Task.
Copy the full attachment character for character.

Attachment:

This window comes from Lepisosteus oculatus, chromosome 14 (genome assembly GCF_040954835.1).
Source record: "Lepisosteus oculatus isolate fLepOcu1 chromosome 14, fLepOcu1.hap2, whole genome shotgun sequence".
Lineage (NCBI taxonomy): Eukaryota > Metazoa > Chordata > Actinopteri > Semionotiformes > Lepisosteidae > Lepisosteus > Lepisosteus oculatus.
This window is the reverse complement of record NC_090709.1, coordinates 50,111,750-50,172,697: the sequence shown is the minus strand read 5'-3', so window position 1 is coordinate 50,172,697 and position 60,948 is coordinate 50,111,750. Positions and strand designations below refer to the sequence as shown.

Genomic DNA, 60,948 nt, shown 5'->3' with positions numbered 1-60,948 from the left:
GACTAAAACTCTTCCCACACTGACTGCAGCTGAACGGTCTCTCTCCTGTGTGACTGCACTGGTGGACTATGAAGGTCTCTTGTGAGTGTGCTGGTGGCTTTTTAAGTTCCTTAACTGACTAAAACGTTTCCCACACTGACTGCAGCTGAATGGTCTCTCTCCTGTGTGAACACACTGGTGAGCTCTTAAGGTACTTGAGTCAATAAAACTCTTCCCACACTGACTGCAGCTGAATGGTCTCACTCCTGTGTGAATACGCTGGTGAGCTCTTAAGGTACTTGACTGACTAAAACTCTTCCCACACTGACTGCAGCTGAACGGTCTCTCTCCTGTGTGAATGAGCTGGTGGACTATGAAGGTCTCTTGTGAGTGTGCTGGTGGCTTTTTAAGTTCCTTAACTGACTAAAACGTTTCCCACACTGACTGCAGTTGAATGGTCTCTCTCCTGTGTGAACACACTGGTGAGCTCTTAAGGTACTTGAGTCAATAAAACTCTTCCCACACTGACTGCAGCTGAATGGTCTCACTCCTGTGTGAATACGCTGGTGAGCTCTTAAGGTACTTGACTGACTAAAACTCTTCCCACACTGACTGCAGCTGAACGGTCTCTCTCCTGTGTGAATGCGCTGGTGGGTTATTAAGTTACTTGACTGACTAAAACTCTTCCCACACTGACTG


This window comes from Lepisosteus oculatus, chromosome 14 (genome assembly GCF_040954835.1).
Source record: "Lepisosteus oculatus isolate fLepOcu1 chromosome 14, fLepOcu1.hap2, whole genome shotgun sequence".
Lineage (NCBI taxonomy): Eukaryota > Metazoa > Chordata > Actinopteri > Semionotiformes > Lepisosteidae > Lepisosteus > Lepisosteus oculatus.
This window is the reverse complement of record NC_090709.1, coordinates 50,111,750-50,172,697: the sequence shown is the minus strand read 5'-3', so window position 1 is coordinate 50,172,697 and position 60,948 is coordinate 50,111,750. Positions and strand designations below refer to the sequence as shown.

Genomic DNA, 60,948 nt, shown 5'->3' with positions numbered 1-60,948 from the left:
GACTAAAACTCTTCCCACACTGACTGCAGCTGAACGGTCTCTCTCCTGTGTGACTGCACTGGTGGACTATGAAGGTCTCTTGTGAGTGTGCTGGTGGCTTTTTAAGTTCCTTAACTGACTAAAACGTTTCCCACACTGACTGCAGCTGAATGGTCTCTCTCCTGTGTGAACACACTGGTGAGCTCTTAAGGTACTTGAGTCAATAAAACTCTTCCCACACTGACTGCAGCTGAATGGTCTCACTCCTGTGTGAATACGCTGGTGAGCTCTTAAGGTACTTGACTGACTAAAACTCTTCCCACACTGACTGCAGCTGAACGGTCTCTCTCCTGTGTGAATGAGCTGGTGGACTATGAAGGTCTCTTGTGAGTGTGCTGGTGGCTTTTTAAGTTCCTTAACTGACTAAAACGTTTCCCACACTGACTGCAGTTGAATGGTCTCTCTCCTGTGTGAACACACTGGTGAGCTCTTAAGGTACTTGAGTCAATAAAACTCTTCCCACACTGACTGCAGCTGAATGGTCTCACTCCTGTGTGAATACGCTGGTGAGCTCTTAAGGTACTTGACTGACTAAAACTCTTCCCACACTGACTGCAGCTGAACGGTCTCTCTCCTGTGTGAATGCGCTGGTGGGTTATTAAGTTACTTGACTGACTAAAACTCTTCCCACACTGACTG